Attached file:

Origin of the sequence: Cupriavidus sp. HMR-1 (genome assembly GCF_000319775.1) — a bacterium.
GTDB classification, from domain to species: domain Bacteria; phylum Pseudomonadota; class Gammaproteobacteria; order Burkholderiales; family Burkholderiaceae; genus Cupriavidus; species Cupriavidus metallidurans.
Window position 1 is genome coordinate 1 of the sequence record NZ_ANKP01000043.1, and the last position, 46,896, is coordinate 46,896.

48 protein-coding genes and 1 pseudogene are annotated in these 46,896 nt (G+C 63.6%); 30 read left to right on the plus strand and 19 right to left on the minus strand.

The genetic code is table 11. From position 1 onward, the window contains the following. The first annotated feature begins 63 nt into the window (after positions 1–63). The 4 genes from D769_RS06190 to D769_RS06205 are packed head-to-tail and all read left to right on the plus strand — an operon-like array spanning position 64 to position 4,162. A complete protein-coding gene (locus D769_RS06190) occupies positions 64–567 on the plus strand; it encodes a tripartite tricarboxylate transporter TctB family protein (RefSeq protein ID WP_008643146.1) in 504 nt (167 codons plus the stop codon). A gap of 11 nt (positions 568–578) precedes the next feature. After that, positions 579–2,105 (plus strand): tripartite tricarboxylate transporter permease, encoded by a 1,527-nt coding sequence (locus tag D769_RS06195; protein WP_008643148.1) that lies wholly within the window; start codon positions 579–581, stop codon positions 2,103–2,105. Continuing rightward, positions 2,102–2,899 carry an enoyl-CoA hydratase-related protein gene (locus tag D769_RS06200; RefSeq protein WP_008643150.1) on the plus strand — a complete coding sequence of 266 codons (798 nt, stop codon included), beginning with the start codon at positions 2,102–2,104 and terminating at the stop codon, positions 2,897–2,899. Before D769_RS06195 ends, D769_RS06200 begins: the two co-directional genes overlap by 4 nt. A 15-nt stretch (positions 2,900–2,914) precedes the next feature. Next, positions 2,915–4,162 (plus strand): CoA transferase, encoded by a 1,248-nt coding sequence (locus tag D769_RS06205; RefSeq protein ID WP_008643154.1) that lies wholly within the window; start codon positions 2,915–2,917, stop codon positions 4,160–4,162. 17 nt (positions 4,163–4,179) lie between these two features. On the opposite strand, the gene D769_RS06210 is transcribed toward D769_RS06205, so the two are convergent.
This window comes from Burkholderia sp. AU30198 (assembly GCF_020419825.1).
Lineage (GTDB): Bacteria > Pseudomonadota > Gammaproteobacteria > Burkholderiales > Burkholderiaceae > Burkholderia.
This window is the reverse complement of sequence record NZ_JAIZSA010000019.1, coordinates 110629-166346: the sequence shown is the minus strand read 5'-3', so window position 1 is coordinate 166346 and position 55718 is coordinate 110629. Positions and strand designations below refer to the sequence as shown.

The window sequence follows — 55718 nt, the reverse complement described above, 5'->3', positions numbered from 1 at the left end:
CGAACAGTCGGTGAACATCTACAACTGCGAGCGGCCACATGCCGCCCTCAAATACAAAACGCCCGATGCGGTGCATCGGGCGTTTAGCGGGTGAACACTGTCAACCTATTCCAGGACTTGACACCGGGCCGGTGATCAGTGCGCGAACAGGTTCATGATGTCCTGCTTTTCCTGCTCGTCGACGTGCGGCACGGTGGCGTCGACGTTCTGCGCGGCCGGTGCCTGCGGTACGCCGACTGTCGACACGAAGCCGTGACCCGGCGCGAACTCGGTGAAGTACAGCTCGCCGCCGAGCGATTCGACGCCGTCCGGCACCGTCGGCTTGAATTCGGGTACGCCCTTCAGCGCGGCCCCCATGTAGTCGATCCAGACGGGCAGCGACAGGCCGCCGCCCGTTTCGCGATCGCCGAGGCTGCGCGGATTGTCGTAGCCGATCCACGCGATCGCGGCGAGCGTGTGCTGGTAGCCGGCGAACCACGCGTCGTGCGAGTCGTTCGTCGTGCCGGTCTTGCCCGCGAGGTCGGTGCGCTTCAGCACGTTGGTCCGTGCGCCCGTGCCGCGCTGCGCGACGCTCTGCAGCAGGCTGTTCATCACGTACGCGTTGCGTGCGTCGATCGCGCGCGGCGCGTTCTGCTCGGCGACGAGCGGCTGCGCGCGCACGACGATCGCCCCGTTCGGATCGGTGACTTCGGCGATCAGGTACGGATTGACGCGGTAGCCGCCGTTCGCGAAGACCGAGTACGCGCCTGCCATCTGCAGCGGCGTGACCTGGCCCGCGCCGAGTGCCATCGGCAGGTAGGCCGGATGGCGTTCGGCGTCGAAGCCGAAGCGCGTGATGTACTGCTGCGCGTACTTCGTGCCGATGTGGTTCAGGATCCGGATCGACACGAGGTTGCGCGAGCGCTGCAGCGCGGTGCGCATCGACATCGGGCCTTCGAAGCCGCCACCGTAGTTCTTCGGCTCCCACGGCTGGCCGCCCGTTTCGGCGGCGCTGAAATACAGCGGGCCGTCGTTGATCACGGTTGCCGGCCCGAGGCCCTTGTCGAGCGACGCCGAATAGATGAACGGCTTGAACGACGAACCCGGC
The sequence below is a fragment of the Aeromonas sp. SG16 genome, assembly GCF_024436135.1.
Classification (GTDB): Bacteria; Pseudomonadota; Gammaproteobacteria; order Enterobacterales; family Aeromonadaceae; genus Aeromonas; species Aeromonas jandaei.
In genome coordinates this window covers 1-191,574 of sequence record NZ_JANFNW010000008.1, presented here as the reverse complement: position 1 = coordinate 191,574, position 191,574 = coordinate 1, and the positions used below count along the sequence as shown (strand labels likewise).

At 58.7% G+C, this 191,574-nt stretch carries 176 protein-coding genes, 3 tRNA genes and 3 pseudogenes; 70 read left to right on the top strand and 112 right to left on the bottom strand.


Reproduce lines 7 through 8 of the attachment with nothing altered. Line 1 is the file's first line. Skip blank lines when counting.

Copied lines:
Lineage (GTDB): Bacteria > Pseudomonadota > Gammaproteobacteria > Burkholderiales > Burkholderiaceae > Burkholderia.
This window is the reverse complement of sequence record NZ_JAIZSA010000019.1, coordinates 110629-166346: the sequence shown is the minus strand read 5'-3', so window position 1 is coordinate 166346 and position 55718 is coordinate 110629. Positions and strand designations below refer to the sequence as shown.